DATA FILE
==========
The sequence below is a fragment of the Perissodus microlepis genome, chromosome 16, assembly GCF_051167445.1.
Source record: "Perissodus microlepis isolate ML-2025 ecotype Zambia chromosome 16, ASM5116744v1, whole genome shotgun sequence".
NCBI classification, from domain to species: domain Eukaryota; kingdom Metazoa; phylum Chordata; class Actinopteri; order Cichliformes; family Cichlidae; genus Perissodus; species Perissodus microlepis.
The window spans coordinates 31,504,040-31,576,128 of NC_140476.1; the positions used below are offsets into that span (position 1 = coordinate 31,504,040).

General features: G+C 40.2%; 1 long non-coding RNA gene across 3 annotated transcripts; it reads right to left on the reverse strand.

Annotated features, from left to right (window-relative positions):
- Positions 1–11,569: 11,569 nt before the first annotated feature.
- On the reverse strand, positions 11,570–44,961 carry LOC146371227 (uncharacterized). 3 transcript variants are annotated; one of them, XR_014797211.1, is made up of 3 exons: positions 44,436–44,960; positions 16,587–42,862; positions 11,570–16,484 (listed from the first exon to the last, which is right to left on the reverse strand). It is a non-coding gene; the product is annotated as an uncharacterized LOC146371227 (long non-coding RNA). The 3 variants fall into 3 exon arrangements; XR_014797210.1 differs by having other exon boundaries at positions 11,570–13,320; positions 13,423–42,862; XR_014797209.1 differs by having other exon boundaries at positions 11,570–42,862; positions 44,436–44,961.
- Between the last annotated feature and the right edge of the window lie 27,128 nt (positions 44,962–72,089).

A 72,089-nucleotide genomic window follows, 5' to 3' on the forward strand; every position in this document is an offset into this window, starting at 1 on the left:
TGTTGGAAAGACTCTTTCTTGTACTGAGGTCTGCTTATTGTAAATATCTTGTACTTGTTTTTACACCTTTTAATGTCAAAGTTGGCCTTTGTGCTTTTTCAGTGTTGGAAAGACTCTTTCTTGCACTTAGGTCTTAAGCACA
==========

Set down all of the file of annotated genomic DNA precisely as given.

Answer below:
The sequence below is a fragment of the Perissodus microlepis genome, chromosome 16, assembly GCF_051167445.1.
Source record: "Perissodus microlepis isolate ML-2025 ecotype Zambia chromosome 16, ASM5116744v1, whole genome shotgun sequence".
NCBI classification, from domain to species: domain Eukaryota; kingdom Metazoa; phylum Chordata; class Actinopteri; order Cichliformes; family Cichlidae; genus Perissodus; species Perissodus microlepis.
The window spans coordinates 31,504,040-31,576,128 of NC_140476.1; the positions used below are offsets into that span (position 1 = coordinate 31,504,040).

General features: G+C 40.2%; 1 long non-coding RNA gene across 3 annotated transcripts; it reads right to left on the reverse strand.

Annotated features, from left to right (window-relative positions):
- Positions 1–11,569: 11,569 nt before the first annotated feature.
- On the reverse strand, positions 11,570–44,961 carry LOC146371227 (uncharacterized). 3 transcript variants are annotated; one of them, XR_014797211.1, is made up of 3 exons: positions 44,436–44,960; positions 16,587–42,862; positions 11,570–16,484 (listed from the first exon to the last, which is right to left on the reverse strand). It is a non-coding gene; the product is annotated as an uncharacterized LOC146371227 (long non-coding RNA). The 3 variants fall into 3 exon arrangements; XR_014797210.1 differs by having other exon boundaries at positions 11,570–13,320; positions 13,423–42,862; XR_014797209.1 differs by having other exon boundaries at positions 11,570–42,862; positions 44,436–44,961.
- Between the last annotated feature and the right edge of the window lie 27,128 nt (positions 44,962–72,089).

A 72,089-nucleotide genomic window follows, 5' to 3' on the forward strand; every position in this document is an offset into this window, starting at 1 on the left:
TGTTGGAAAGACTCTTTCTTGTACTGAGGTCTGCTTATTGTAAATATCTTGTACTTGTTTTTACACCTTTTAATGTCAAAGTTGGCCTTTGTGCTTTTTCAGTGTTGGAAAGACTCTTTCTTGCACTTAGGTCTTAAGCACA